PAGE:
The first step in identifying potential buyers for your startup is creating a buyer profile. Get started by listing the qualities you want in a buyer, such as what industry they’re in, their management style, their net worth, or their location.
The next step is to find potential buyers that fit this criteria. You can use online resources such as databases, websites, and social media platforms to find companies that may fit your buyer profile.
If you are an investment-backed startup, you can start with your investors, board of directors, and/or advisory board. They almost certainly will have a network of qualified buyers.
When the time is right, solicit offers from these potential buyers. You can try to get contact through personal networking, or turn to your network for referrals.
Once you have a few serious contenders, screen and vet the company and the individuals you’ll be dealing with. To ensure a smooth process, make sure you do the following to get ready:
- Prepare a strong set of financials and audited books
- Create an effective verbal pitch and pitchbook that communicates the benefit to the acquirer
- Have the right representation (i.e., “lawyer up”). Go into negotiations with the proper legal representation to ensure there are no state or federal issues with the purchase
- Have effective professional tax representation. The last thing you want is to be hit with a huge tax bill — or worse, fines or penalties because there was some form you didn’t properly file or tax you didn’t pay
- Propose trial partnerships or deals to demonstrate how your startup can fit with their business
What To Do With a Startup Acquisition Offer
When you have an offer in hand, negotiations can begin. When evaluating an acquisition offer, review all details and ensure that terms, conditions, and expectations are spelled out.
Consider your financial needs as well as the unique value of your business. Have your legal, tax, and business advisers review the offer and give you insightful feedback.
You don’t have to say yes to the first offer you receive — and don’t be afraid to negotiate (or even walk away) if the deal doesn’t meet your expectations. Most of the time, serious buyers will take it upon themselves to meet you halfway and present you with a better offer.
Don’t Be Afraid To Negotiate
Keep in mind that every stage of the startup acquisition process is a negotiation. Before going into it, have a solid strategy in place.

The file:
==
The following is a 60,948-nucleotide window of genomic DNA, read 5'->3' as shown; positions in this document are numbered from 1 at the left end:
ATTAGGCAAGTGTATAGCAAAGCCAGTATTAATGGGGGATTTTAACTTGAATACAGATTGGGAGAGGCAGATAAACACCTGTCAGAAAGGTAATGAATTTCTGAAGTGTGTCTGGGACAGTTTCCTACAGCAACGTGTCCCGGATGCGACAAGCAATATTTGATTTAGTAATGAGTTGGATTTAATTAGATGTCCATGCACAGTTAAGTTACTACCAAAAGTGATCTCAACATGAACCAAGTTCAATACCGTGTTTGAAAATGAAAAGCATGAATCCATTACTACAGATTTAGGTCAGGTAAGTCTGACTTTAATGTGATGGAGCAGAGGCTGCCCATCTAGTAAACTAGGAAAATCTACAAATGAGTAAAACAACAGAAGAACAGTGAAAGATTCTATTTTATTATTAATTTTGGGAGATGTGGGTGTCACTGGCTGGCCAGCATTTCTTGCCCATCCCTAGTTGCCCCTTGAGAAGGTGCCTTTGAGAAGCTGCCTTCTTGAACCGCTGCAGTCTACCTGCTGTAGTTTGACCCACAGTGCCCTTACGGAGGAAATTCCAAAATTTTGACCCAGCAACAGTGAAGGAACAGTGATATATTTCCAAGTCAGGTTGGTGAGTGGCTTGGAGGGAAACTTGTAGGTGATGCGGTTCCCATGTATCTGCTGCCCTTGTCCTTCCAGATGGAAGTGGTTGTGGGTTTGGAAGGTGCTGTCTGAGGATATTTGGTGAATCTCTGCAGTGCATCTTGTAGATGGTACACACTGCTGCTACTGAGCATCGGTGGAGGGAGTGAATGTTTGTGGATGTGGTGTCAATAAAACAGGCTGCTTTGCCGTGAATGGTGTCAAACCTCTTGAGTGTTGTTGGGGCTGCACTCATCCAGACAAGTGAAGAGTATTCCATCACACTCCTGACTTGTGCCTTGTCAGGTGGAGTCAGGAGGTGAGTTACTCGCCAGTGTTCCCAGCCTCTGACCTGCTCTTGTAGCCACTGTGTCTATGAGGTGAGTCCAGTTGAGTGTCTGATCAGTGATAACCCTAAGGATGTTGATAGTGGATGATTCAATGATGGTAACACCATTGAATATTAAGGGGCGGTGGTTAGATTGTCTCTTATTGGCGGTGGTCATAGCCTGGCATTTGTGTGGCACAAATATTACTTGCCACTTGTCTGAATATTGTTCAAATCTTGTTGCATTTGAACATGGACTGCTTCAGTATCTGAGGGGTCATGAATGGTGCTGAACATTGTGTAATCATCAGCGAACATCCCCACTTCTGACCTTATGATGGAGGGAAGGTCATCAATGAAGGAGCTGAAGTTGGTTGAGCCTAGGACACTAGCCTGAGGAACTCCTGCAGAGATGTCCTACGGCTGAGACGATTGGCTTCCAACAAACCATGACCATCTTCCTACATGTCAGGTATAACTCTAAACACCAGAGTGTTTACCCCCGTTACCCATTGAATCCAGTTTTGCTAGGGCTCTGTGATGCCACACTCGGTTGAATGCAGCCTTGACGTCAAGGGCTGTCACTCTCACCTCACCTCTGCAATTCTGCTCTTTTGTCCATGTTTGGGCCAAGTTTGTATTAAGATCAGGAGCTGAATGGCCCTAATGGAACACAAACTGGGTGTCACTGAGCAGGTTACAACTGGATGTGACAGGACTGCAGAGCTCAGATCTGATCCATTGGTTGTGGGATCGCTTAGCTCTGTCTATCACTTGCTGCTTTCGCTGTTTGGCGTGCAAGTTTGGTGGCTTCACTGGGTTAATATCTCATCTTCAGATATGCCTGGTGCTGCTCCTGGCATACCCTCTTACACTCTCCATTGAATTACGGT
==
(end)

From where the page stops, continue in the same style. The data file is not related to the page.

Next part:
First, establish a BATNA (best alternative to a negotiated agreement). A BATNA is simply the option you can take and feel comfortable with should negotiations fail. Examples of solid BATNAs could include offers from other buyers or a valuable IP that could be licensed to a third party for a significant fee.
If your buyers know you have a BATNA, that could improve your leverage. Your best BATNA may be as simple as the willingness to walk away from a deal to ensure the health and growth potential of your company.
Understand the Buyer’s Values and Culture
Get to know the values and culture of the potential buyer. Learn as much as possible about the company and its mission, vision, and goals to ensure that there will be a good fit between both entities.
If you have doubts about whether your startup would be compatible with the acquirer’s operations, it may be better to look for other potential buyers.
Address Your Employees
There are two schools of thought regarding handling employees when preparing for a sale. One option is to keep the process under wraps until the negotiations are finalized. Alternatively, you can address your company transparently at the beginning of the process.
Employees are an essential part of your success, so having them on board with any potential changes early on can be beneficial. Whenever you decide to make the announcement, make sure to address concerns about job security, wage changes, and other crucial details in relation to the acquisition.
During the final stages of negotiation, your shortlisted buyers will likely give you a verbal offer, send you a formal offer letter, or pull out of the deal.
There is no standard amount of time negotiations can last. It can be for as short as a week or two, or stretch on for multiple weeks, even months, depending on whether there are a lot of complexities to the deal (e.g., intellectual property ownership, consulting agreements, number of locations, real estate, etc.)
Once you’re happy with the proposed acquisition price and deal structure, you can then select your preferred buyer and sign a letter of intent (LOI), which is the formal offer to acquire your startup.
You may opt to verbally agree on a sale price and conditions with a buyer and then move on to the LOI stage before negotiations are done, which signals that you’ll be cutting contact with other potential buyers.
Overall, preparing your startup for acquisition requires a great deal of effort. But by securing professional help, creating clear acquisition goals, and keeping your books tidy, you can ensure a smooth sales process.